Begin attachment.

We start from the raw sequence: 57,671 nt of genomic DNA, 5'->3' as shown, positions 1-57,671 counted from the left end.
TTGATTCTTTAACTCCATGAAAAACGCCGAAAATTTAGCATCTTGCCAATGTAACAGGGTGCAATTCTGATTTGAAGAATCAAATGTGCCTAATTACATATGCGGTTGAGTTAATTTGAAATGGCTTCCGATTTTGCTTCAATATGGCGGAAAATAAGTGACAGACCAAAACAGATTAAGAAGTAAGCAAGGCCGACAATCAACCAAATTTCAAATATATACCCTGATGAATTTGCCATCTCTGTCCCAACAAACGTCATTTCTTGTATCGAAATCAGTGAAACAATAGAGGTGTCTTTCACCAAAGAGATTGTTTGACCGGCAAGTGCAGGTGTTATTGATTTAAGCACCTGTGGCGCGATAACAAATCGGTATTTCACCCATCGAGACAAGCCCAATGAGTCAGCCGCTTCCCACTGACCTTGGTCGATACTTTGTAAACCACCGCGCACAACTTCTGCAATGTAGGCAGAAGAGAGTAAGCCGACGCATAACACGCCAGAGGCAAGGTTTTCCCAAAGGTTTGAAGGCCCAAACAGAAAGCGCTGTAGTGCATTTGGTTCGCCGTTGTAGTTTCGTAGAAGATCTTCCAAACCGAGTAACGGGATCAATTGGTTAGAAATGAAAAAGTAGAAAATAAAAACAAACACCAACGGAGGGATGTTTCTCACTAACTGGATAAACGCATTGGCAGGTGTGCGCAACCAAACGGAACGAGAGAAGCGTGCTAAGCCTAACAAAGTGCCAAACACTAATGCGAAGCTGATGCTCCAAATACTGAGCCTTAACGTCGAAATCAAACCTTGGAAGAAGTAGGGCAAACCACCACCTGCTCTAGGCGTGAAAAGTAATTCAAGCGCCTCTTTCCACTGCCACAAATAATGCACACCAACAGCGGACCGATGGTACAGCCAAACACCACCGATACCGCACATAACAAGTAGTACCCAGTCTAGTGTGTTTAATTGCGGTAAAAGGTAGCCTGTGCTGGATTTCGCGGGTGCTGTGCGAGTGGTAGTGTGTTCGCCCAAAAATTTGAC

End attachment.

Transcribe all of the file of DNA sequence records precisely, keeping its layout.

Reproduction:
We start from the raw sequence: 57,671 nt of genomic DNA, 5'->3' as shown, positions 1-57,671 counted from the left end.
TTGATTCTTTAACTCCATGAAAAACGCCGAAAATTTAGCATCTTGCCAATGTAACAGGGTGCAATTCTGATTTGAAGAATCAAATGTGCCTAATTACATATGCGGTTGAGTTAATTTGAAATGGCTTCCGATTTTGCTTCAATATGGCGGAAAATAAGTGACAGACCAAAACAGATTAAGAAGTAAGCAAGGCCGACAATCAACCAAATTTCAAATATATACCCTGATGAATTTGCCATCTCTGTCCCAACAAACGTCATTTCTTGTATCGAAATCAGTGAAACAATAGAGGTGTCTTTCACCAAAGAGATTGTTTGACCGGCAAGTGCAGGTGTTATTGATTTAAGCACCTGTGGCGCGATAACAAATCGGTATTTCACCCATCGAGACAAGCCCAATGAGTCAGCCGCTTCCCACTGACCTTGGTCGATACTTTGTAAACCACCGCGCACAACTTCTGCAATGTAGGCAGAAGAGAGTAAGCCGACGCATAACACGCCAGAGGCAAGGTTTTCCCAAAGGTTTGAAGGCCCAAACAGAAAGCGCTGTAGTGCATTTGGTTCGCCGTTGTAGTTTCGTAGAAGATCTTCCAAACCGAGTAACGGGATCAATTGGTTAGAAATGAAAAAGTAGAAAATAAAAACAAACACCAACGGAGGGATGTTTCTCACTAACTGGATAAACGCATTGGCAGGTGTGCGCAACCAAACGGAACGAGAGAAGCGTGCTAAGCCTAACAAAGTGCCAAACACTAATGCGAAGCTGATGCTCCAAATACTGAGCCTTAACGTCGAAATCAAACCTTGGAAGAAGTAGGGCAAACCACCACCTGCTCTAGGCGTGAAAAGTAATTCAAGCGCCTCTTTCCACTGCCACAAATAATGCACACCAACAGCGGACCGATGGTACAGCCAAACACCACCGATACCGCACATAACAAGTAGTACCCAGTCTAGTGTGTTTAATTGCGGTAAAAGGTAGCCTGTGCTGGATTTCGCGGGTGCTGTGCGAGTGGTAGTGTGTTCGCCCAAAAATTTGAC